Today, most companies are deploying technologies in pockets of their organizations, without a vision for scaling the innovation from these technologies across the enterprise. They may be chasing exciting possibilities, proving concepts, engaging people in pilots at many levels—but they are not managing or monitoring the collective impact of these initiatives, or even supporting shared learning across projects.

Too often, teams run into difficulties with scaling because they have not vetted opportunities wisely in the first place and narrowed their focus too quickly. Without overarching business priorities—including scalability—guiding these projects, potential value is left on the table. In some cases, the impact may be negligible or even negative, if efforts are expended on automating processes that were not well designed in the first place.

If CIOs and other IT leaders are serious about realizing the potential of intelligent automation, they need a way of identifying opportunities that are data driven—quantitative as well as qualitative. Leaders need to ask: What, from a business-centric perspective, would be most impactful to automate? Then: What form of automation would be feasible, given our capacity to develop and deploy solutions? And given the answers to those questions: As we map out a plan for automation that represents a valuable automation journey—with increasing capabilities and momentum toward greater automation successes in the future—what makes sense to put in place first? And what next?

Automation Advantage 3 authors

First, it involves identifying processes that are valuable candidates for automation, both because they are vital to the organization’s performance and because they involve repetitive, routine information-handling tasks. Second, it calls for a clear-eyed assessment of a company’s automation maturity and therefore readiness to take on automation initiatives of different levels of sophistication. Finally, it leads to constructing a road map for undertaking initiatives in a productive sequence, so that each builds on what has been done previously. This helps the organization to steadily grow its intelligent automation capabilities and achieve maximum benefit for the business.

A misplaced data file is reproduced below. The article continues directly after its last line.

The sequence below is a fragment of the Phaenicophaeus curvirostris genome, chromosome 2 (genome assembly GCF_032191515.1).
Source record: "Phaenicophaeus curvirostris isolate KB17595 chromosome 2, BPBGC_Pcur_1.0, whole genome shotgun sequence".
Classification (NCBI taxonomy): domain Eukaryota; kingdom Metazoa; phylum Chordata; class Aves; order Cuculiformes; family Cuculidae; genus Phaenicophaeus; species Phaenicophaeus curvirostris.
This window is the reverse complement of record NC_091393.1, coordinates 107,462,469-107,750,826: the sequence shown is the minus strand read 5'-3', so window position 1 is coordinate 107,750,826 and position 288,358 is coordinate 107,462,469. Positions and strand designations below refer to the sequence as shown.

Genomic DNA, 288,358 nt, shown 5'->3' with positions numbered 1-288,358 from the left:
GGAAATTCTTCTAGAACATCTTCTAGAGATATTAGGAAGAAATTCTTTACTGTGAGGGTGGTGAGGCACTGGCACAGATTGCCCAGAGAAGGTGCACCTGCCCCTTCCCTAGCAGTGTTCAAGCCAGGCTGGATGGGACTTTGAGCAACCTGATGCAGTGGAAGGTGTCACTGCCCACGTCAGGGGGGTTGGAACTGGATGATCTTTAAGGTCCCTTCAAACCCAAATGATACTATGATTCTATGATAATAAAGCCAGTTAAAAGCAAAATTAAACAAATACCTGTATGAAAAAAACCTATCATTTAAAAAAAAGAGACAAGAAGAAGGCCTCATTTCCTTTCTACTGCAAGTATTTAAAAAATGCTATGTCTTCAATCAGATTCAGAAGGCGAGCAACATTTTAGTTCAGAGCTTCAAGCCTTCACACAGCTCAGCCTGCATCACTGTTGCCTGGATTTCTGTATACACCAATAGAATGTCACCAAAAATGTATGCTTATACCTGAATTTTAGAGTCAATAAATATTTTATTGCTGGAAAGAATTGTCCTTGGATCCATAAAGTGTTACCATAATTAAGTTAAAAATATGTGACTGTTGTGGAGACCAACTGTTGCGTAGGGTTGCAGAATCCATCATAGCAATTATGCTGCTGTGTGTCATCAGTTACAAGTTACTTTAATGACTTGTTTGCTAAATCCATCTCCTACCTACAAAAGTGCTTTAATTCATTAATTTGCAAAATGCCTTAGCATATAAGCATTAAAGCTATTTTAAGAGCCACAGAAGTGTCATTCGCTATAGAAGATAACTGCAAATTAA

Choose Wisely

It’s important to note that automating work is a process in itself that can be more or less well mapped out and managed. Most businesses today understand technology’s significance in creating growth and competitive advantage, but many still struggle to transfer innovations across the enterprise and realize their potential. As a result, when a potentially game-changing innovation comes along, they cannot effectively scale it.

To avoid that problem, it is best to start with a three-part effort to eradicate, optimize, and automate. First, eliminate unnecessary work by eradicating issues and inefficiencies through root cause analysis. Then optimize the effort required to perform recurring tasks by bringing in assets and tools. And only then proceed with the intelligent automation of the activities—partially or fully, depending on priorities in the whole cycle of work. The result: automated and optimized processes that continuously bring in value and contribute to business success.

Excerpt from The Automation Advantage by Dr. Bhaskar Ghosh, Rajendra Prasad, and Gayathri Pallail ©2021. Published by McGraw Hill. All rights reserved.